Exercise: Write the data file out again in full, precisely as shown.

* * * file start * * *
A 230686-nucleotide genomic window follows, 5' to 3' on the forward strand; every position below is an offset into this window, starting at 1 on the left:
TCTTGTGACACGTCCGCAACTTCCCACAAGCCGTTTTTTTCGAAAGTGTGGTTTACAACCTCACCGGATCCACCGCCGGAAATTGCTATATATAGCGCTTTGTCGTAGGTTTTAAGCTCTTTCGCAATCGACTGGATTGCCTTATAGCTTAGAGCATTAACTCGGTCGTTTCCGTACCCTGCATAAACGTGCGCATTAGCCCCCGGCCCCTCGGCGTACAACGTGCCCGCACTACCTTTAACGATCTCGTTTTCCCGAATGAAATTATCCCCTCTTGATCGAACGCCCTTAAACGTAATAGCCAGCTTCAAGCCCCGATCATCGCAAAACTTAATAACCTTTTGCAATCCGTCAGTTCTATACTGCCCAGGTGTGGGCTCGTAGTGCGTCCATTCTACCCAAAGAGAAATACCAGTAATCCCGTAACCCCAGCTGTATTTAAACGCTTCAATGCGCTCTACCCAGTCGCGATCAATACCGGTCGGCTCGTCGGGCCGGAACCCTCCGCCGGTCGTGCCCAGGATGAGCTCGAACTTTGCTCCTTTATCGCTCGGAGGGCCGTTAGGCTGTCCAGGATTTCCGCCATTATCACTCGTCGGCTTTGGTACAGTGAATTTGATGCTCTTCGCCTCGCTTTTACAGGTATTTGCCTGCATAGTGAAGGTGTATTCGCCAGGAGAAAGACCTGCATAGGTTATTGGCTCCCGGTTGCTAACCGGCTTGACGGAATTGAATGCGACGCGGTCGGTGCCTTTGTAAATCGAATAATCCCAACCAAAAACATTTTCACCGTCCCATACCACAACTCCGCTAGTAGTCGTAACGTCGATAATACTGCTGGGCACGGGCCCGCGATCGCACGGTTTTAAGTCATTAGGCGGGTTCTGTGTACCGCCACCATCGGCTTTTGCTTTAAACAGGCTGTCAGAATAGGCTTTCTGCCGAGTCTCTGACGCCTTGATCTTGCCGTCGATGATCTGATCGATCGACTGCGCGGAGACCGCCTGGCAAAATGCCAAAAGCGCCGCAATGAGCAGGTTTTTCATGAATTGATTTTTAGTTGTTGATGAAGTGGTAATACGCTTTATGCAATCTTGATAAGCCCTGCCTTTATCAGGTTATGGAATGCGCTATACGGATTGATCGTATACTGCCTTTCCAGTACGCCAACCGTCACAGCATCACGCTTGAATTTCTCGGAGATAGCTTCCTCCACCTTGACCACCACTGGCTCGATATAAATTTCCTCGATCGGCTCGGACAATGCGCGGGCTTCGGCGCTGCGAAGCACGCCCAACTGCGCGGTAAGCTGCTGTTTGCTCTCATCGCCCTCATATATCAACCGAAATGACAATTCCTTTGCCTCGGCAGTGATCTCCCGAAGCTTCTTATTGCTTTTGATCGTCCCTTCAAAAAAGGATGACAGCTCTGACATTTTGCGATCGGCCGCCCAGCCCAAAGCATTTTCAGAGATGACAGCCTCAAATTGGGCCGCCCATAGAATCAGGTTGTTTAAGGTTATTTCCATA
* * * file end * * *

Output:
A 230686-nucleotide genomic window follows, 5' to 3' on the forward strand; every position below is an offset into this window, starting at 1 on the left:
TCTTGTGACACGTCCGCAACTTCCCACAAGCCGTTTTTTTCGAAAGTGTGGTTTACAACCTCACCGGATCCACCGCCGGAAATTGCTATATATAGCGCTTTGTCGTAGGTTTTAAGCTCTTTCGCAATCGACTGGATTGCCTTATAGCTTAGAGCATTAACTCGGTCGTTTCCGTACCCTGCATAAACGTGCGCATTAGCCCCCGGCCCCTCGGCGTACAACGTGCCCGCACTACCTTTAACGATCTCGTTTTCCCGAATGAAATTATCCCCTCTTGATCGAACGCCCTTAAACGTAATAGCCAGCTTCAAGCCCCGATCATCGCAAAACTTAATAACCTTTTGCAATCCGTCAGTTCTATACTGCCCAGGTGTGGGCTCGTAGTGCGTCCATTCTACCCAAAGAGAAATACCAGTAATCCCGTAACCCCAGCTGTATTTAAACGCTTCAATGCGCTCTACCCAGTCGCGATCAATACCGGTCGGCTCGTCGGGCCGGAACCCTCCGCCGGTCGTGCCCAGGATGAGCTCGAACTTTGCTCCTTTATCGCTCGGAGGGCCGTTAGGCTGTCCAGGATTTCCGCCATTATCACTCGTCGGCTTTGGTACAGTGAATTTGATGCTCTTCGCCTCGCTTTTACAGGTATTTGCCTGCATAGTGAAGGTGTATTCGCCAGGAGAAAGACCTGCATAGGTTATTGGCTCCCGGTTGCTAACCGGCTTGACGGAATTGAATGCGACGCGGTCGGTGCCTTTGTAAATCGAATAATCCCAACCAAAAACATTTTCACCGTCCCATACCACAACTCCGCTAGTAGTCGTAACGTCGATAATACTGCTGGGCACGGGCCCGCGATCGCACGGTTTTAAGTCATTAGGCGGGTTCTGTGTACCGCCACCATCGGCTTTTGCTTTAAACAGGCTGTCAGAATAGGCTTTCTGCCGAGTCTCTGACGCCTTGATCTTGCCGTCGATGATCTGATCGATCGACTGCGCGGAGACCGCCTGGCAAAATGCCAAAAGCGCCGCAATGAGCAGGTTTTTCATGAATTGATTTTTAGTTGTTGATGAAGTGGTAATACGCTTTATGCAATCTTGATAAGCCCTGCCTTTATCAGGTTATGGAATGCGCTATACGGATTGATCGTATACTGCCTTTCCAGTACGCCAACCGTCACAGCATCACGCTTGAATTTCTCGGAGATAGCTTCCTCCACCTTGACCACCACTGGCTCGATATAAATTTCCTCGATCGGCTCGGACAATGCGCGGGCTTCGGCGCTGCGAAGCACGCCCAACTGCGCGGTAAGCTGCTGTTTGCTCTCATCGCCCTCATATATCAACCGAAATGACAATTCCTTTGCCTCGGCAGTGATCTCCCGAAGCTTCTTATTGCTTTTGATCGTCCCTTCAAAAAAGGATGACAGCTCTGACATTTTGCGATCGGCCGCCCAGCCCAAAGCATTTTCAGAGATGACAGCCTCAAATTGGGCCGCCCATAGAATCAGGTTGTTTAAGGTTATTTCCATA